of the one before it.
    In time, mighty castles might have envied such a wall,
    could they but experience emotions as strongly as its builder.

    Eventually, the wall was high enough that nothing cast could penetrate,
    and only the gentle patter of stones hitting it was audible,
    and this was easily ignored.

    It was safe behind this awesome wall.
    No harm could breach it to touch he at its heart.
    But neither could the warmth of sunlight, nor
    the caress of a summer breeze, nor
    the voices of those who might have cared about him.

    One day, he realized just how alone he was-
    secure in his protection,
    suddenly insecure in his solitude,
    behind the wall made of the slung stones of his outrageously unfair fortune.

    Only then, at the end, he understood:
    To be unassailable, one must be unapproachable.
    To be unapproachable, one must be apart.
    To be apart is to be alone.

    And loneliness can kill.

  30. Jane Shlensky


    From flat of his back,
    he curls into a sit
    and concentrates on
    tipping to his knees.

    It’s right
    that he should kneel,
    should crawl,
    until his feet
    are under him.

    It takes some skill
    to flatten soles
    against a floor
    and balance them.
    He clings to rails
    to chairs, to hopes.

    He lately won’t accept
    my hands, but scopes
    the room for verticals,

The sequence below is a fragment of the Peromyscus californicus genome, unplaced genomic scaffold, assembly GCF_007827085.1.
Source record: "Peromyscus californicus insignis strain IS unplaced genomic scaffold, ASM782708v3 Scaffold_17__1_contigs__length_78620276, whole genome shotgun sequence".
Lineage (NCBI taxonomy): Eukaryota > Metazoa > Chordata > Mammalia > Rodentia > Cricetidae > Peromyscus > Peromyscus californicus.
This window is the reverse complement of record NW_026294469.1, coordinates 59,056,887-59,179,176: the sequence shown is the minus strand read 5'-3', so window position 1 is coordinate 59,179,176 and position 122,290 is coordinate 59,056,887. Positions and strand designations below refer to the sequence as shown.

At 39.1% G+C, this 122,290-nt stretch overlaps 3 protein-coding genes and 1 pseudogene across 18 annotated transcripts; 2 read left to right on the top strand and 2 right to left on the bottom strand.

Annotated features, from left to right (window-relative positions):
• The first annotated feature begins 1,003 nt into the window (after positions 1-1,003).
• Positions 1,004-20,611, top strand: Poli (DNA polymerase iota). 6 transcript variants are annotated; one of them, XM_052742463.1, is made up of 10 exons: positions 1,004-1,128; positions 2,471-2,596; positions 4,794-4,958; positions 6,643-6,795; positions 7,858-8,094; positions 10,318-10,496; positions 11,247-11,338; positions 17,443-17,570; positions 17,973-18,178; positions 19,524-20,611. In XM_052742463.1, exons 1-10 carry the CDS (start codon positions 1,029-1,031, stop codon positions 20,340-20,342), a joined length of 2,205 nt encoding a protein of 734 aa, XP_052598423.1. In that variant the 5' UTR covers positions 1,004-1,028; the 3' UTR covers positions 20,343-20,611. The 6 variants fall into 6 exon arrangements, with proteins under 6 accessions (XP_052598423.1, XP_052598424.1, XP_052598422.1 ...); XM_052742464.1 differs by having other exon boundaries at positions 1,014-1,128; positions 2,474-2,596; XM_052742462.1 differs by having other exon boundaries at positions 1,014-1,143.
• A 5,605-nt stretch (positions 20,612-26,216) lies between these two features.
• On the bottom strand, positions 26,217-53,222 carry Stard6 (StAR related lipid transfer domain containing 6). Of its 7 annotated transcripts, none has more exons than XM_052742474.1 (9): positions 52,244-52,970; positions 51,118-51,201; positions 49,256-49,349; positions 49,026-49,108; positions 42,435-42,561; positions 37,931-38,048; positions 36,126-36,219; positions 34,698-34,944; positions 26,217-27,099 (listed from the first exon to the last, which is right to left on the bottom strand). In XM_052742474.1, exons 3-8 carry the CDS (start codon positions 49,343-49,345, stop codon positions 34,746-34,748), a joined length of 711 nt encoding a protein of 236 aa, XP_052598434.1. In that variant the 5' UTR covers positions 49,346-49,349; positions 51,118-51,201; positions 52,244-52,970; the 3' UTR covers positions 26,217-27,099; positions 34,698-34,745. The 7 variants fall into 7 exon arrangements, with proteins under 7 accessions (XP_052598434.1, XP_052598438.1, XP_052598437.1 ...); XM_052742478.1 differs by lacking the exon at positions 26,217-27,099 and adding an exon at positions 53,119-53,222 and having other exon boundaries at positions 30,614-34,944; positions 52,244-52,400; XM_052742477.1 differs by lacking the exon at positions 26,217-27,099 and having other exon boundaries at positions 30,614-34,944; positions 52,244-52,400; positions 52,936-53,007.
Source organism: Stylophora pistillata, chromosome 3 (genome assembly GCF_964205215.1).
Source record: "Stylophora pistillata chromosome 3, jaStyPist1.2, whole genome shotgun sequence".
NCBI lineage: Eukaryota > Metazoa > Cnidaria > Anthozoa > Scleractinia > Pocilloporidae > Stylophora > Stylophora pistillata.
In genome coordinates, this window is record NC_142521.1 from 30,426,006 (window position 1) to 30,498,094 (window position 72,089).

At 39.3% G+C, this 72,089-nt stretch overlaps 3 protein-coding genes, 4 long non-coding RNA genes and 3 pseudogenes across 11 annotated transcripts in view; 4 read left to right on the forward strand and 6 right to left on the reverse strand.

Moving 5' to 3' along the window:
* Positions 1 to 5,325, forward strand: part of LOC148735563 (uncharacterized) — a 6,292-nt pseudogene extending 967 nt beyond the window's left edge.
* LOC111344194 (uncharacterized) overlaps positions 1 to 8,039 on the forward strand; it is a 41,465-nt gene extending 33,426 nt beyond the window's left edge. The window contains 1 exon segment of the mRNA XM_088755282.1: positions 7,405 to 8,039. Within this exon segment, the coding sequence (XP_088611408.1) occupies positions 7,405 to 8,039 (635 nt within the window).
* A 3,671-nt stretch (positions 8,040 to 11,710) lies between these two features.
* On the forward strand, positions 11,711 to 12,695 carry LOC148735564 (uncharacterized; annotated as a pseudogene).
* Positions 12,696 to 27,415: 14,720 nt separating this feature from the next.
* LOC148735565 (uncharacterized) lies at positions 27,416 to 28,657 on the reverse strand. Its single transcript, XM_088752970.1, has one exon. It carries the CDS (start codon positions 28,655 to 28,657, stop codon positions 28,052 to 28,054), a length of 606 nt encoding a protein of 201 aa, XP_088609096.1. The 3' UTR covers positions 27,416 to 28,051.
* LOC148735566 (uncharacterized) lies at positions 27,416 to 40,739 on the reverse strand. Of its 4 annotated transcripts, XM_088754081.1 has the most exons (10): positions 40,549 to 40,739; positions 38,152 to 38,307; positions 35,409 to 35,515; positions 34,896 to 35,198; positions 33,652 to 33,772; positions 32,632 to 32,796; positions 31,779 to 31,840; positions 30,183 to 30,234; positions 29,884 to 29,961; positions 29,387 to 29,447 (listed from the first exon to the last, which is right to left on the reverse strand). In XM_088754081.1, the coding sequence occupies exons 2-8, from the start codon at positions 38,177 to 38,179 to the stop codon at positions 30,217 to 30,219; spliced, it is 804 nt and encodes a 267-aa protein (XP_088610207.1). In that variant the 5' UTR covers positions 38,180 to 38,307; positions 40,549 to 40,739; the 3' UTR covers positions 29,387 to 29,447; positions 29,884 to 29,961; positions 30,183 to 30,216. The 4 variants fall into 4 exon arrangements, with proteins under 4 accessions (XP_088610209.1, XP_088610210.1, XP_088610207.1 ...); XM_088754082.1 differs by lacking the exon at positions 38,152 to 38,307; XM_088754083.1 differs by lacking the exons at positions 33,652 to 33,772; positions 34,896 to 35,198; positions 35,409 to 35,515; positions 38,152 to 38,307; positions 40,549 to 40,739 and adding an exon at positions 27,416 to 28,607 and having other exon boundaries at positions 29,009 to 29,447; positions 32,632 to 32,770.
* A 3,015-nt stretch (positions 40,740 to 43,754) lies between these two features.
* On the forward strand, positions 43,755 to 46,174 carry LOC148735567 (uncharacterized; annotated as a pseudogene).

his jaw squared off
    like it’s a fight,
    like I made gravity
    a blight.

    I stay the course
    applauding, glad
    he’s strong and independent,
    he’s building skills
    that help him walk,
    to send him soon
    away from me.

    1. PressOn

      I imagine this could refer to a child or an injured adult. I don’t think it matters; the image is strong in either case, and the ending could be ominous or inevitable, depending on how the reader reads. I’m especially drawn to your line, “like I made gravity / a blight..” Nice job.

  31. bclay

    “The great peril of our existence lies in the
    fact that our diet consists entirely of souls.”

    Hunting the “Illusaq”

    The animal skins are howling
    stretched over sleds of their bones,
    so cold we have to stop often to break
    away the snow covering the eyes of our dogs.

    Winter came too early chasing
    away the caribou weeks before they
    normally dissapear herding calves south,
    we have lost their tracks and dung for our fires

    Another three long days he said,
    the shaman talked to the ancestors
    last night they were so bright in the sky,
    were joyous we are returning to sacred waters.

    There is only food for seven days,
    and the wolves are one nights behind.
    and when we arrive we will have to hunt the
    “Illusaq”, cuting him into the pieces for our homes.

    1. PressOn

      I’ve read this several times; it’s compelling. I don;t know what the “illusag” is, but it doesn’t matter much; the poem carries me along anyway.

  32. priyajane

    Building Again

    I duct taped my broken heart
    Moistened it with tears
    Sprinkled some salt
    And sealed it in dirt
    Sun warmed it up
    With air and care
    The moon and stars
    Then built a stair
    New dreams they blew
    Some seedlings threw
    And breath by breath
    A garden grew!!—-

  33. annell

    He Was a Building Man